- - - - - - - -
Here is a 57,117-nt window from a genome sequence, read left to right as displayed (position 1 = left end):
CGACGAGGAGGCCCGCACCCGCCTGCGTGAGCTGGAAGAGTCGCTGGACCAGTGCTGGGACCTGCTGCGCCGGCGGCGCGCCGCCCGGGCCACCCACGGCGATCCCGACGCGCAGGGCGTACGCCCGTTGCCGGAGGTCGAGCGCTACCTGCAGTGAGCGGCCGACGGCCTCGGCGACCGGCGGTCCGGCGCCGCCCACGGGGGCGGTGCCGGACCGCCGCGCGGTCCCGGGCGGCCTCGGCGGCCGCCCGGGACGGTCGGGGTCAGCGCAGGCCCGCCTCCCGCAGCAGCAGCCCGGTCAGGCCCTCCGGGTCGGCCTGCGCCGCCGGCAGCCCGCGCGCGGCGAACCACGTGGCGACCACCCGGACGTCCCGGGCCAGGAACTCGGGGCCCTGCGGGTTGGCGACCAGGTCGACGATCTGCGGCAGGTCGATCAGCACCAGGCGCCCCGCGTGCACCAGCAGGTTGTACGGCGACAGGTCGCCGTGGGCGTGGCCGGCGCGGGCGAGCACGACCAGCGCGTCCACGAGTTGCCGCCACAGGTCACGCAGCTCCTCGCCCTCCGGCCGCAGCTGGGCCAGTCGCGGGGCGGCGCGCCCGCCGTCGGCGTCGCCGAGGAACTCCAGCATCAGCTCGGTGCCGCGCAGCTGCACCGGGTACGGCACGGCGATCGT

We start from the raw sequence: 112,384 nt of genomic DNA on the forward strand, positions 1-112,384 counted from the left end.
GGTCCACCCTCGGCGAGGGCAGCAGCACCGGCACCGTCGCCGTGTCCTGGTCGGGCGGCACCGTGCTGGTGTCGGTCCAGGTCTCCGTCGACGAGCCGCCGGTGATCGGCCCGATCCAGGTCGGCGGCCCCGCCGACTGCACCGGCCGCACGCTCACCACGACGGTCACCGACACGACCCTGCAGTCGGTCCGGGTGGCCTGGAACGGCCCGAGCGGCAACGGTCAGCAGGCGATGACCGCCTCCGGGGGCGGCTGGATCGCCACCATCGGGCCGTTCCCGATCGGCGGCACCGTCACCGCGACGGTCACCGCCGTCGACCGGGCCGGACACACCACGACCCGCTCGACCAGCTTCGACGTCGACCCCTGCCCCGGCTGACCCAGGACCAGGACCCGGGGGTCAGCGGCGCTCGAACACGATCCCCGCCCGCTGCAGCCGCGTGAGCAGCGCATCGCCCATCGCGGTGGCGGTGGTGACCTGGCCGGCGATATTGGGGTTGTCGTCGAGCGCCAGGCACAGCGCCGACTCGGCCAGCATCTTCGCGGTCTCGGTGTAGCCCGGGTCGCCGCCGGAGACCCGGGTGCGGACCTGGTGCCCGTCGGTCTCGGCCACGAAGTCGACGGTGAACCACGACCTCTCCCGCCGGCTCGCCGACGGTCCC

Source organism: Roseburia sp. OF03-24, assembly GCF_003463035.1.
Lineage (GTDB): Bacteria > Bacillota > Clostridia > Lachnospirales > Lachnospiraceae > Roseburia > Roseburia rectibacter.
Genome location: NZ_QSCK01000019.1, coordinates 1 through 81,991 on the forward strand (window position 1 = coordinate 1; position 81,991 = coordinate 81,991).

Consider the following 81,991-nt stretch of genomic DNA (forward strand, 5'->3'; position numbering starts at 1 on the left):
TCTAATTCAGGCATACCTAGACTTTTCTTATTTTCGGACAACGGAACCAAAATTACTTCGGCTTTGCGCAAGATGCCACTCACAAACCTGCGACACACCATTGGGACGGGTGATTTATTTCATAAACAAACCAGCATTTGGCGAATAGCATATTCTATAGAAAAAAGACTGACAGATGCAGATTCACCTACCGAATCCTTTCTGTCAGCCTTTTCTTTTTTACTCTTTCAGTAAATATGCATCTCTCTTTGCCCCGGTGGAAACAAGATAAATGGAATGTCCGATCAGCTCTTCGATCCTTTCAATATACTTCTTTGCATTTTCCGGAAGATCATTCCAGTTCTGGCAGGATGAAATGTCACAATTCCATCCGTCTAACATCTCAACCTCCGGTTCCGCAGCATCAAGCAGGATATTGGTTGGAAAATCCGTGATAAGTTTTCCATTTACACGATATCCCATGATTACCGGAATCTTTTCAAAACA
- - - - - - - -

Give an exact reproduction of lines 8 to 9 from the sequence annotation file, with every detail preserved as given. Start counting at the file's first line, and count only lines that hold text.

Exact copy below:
Consider the following 81,991-nt stretch of genomic DNA (forward strand, 5'->3'; position numbering starts at 1 on the left):
TCTAATTCAGGCATACCTAGACTTTTCTTATTTTCGGACAACGGAACCAAAATTACTTCGGCTTTGCGCAAGATGCCACTCACAAACCTGCGACACACCATTGGGACGGGTGATTTATTTCATAAACAAACCAGCATTTGGCGAATAGCATATTCTATAGAAAAAAGACTGACAGATGCAGATTCACCTACCGAATCCTTTCTGTCAGCCTTTTCTTTTTTACTCTTTCAGTAAATATGCATCTCTCTTTGCCCCGGTGGAAACAAGATAAATGGAATGTCCGATCAGCTCTTCGATCCTTTCAATATACTTCTTTGCATTTTCCGGAAGATCATTCCAGTTCTGGCAGGATGAAATGTCACAATTCCATCCGTCTAACATCTCAACCTCCGGTTCCGCAGCATCAAGCAGGATATTGGTTGGAAAATCCGTGATAAGTTTTCCATTTACACGATATCCCATGATTACCGGAATCTTTTCAAAACA